Dad did not stake his glads as is evident because he is holding them up. This photo was probably taken in the late 1950’s/early 1960’s. The twinkle in his eye? Probably me; I didn’t show up in the garden until 1964. 

I feel like all I have done lately is stake and support plants. Part of the problem is the recent summer storms. Then there is the sandy soil in my garden that does not have a whole lot for roots to hold on to. There is also Katie the Nervous Dog bounding though the plant beds in pursuit of squirrels, bunnies, chipmunks and voles leaving in her wake a bunch of broken and trod upon plants. I’m trying to stay one step ahead of it all by staking–which does help a good deal. Here’s the list of the candidates: Dahlias–I stake these at planting time so that’s been done for awhile, Persicaria, Lilies, Tall Coneflower, Perennial Hibiscus, Branched Coneflower, Aster, the baby Paw-Paw Tree, Sneezeweed, and one Sea Oat Grass that was just beat up in the last storm. With the exception of the Sea Oat Grass, there are multiples of all the rest adding up to a bunch of work. In the heat.  After the staking came the half-time edit, but that is next week’s topic. Finished for the day– the heat nearly finished me and then feeling like one big itch from the plants– I’m thankful now to be writing to you while enjoying a nice cold beer. 

Last week when I wrote about herbs, I forgot to mention another favorite–Lemon Grass. This annual, graceful grass is a great addition to the garden, even if you don’t want to use it for Asian-inspired dishes. The foliage is a pretty yellow-green, the base of the plant is striped with a bit of red and the foliage arches about half-way up, allowing the breeze to take it. Since it is an annual, you don’t have to worry about it becoming too big for a spot–you can just pick a different place for it next year. I don’t think my garden has been without one in over ten years.

We have been picking from our veggie patch at the community garden nearly every day. Squash is the big producer right now. We grew two varieties of yellow squash: One is Golden Zucchini, the other is a Patty-Pan variety that looks like yellow bowl called “Sunburst Hybrid.” My favorite way to make the zucchini-like squash is one I learned from Marcella Hazen in her book, Essentials of Classic Italian Cooking. First caramelize a sweet onion or two (I like Vidalias.) Season with salt and pepper. To this add squash cut into half circles and cook until just tender. The final seasoning is some fresh thyme from the garden. Serve over wild rice–or your favorite rice mix– topping with some crumbled goat cheese. For the Patty Pan Squash: I like to core it out and stuff the same way I would a stuffed pepper. The difference is to bake the squash first until nearly done before adding the filling–then finish it off. If this squash “blows up” in the garden before you get to it, it makes a lovely vase for cut flowers. Just core out the center and insert a small votive candle holder. Fill with water and a few short stems.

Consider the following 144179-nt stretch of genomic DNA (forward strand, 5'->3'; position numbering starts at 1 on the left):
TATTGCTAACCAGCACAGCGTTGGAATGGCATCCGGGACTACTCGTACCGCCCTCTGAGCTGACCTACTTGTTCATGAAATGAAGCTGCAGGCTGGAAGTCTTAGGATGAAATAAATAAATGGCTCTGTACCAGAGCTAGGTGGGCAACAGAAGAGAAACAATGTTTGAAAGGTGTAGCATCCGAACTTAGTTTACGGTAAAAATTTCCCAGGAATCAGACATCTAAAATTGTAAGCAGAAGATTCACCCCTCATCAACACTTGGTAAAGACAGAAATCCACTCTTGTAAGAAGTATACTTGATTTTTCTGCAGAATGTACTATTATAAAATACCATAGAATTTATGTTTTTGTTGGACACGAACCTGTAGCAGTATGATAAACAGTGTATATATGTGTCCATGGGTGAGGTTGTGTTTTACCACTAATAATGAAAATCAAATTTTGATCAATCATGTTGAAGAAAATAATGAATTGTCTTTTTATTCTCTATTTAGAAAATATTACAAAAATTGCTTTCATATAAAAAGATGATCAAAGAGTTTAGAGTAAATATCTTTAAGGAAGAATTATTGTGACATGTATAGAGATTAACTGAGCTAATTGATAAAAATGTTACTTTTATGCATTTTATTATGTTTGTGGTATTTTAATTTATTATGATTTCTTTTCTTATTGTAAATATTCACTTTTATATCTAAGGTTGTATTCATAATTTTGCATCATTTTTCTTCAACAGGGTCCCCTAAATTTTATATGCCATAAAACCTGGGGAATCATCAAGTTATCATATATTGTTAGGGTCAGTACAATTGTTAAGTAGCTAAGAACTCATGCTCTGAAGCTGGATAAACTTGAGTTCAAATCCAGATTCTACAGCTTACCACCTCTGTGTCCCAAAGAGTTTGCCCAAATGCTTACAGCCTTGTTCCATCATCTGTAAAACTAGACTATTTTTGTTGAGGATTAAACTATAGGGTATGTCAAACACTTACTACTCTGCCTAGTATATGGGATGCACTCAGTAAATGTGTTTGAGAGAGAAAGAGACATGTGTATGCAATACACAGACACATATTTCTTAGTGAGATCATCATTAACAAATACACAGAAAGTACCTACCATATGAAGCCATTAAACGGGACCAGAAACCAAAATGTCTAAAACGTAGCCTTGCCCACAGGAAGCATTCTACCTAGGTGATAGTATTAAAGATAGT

Green beans–have got to be the easiest veggies to grow–for real. Simple to cook, too; steam over salted water until they loose their grassy taste. Toss with a bit of olive oil and a few dashes of balsamic vinegar if you like. I even like these room temp so no worries if they finish cooking before the rest of the meal is done. Great dipped in pesto, too. If you hop on it you might could get a round planted and harvested this season–about 55 days from planting to harvest.

Kale–I have this in my Tower Garden. Kale is a power food, one of the most nutritious plants you can eat. The recent heat has had nearly no effect on the Kale in my Tower. I have been harvesting it for my breakfast smoothie for over a month and today I put in a round of fresh plants. Burped makes a pellet that contains a variety of Kale within it; I am not kidding that they sprouted in three days in the wooly starter and are off and running moved to the Tower. But you can grow it in the ground fine, too; just protect from bunnies and ensure consistent watering.

Finally, tomatoes. Sometimes they don’t even make it into the basket. They are amazing right off the vine still hot form the sun. Other than this, just a bit of sea salt to bring out the juices even more and they need nothing more than a chin to drip down. 

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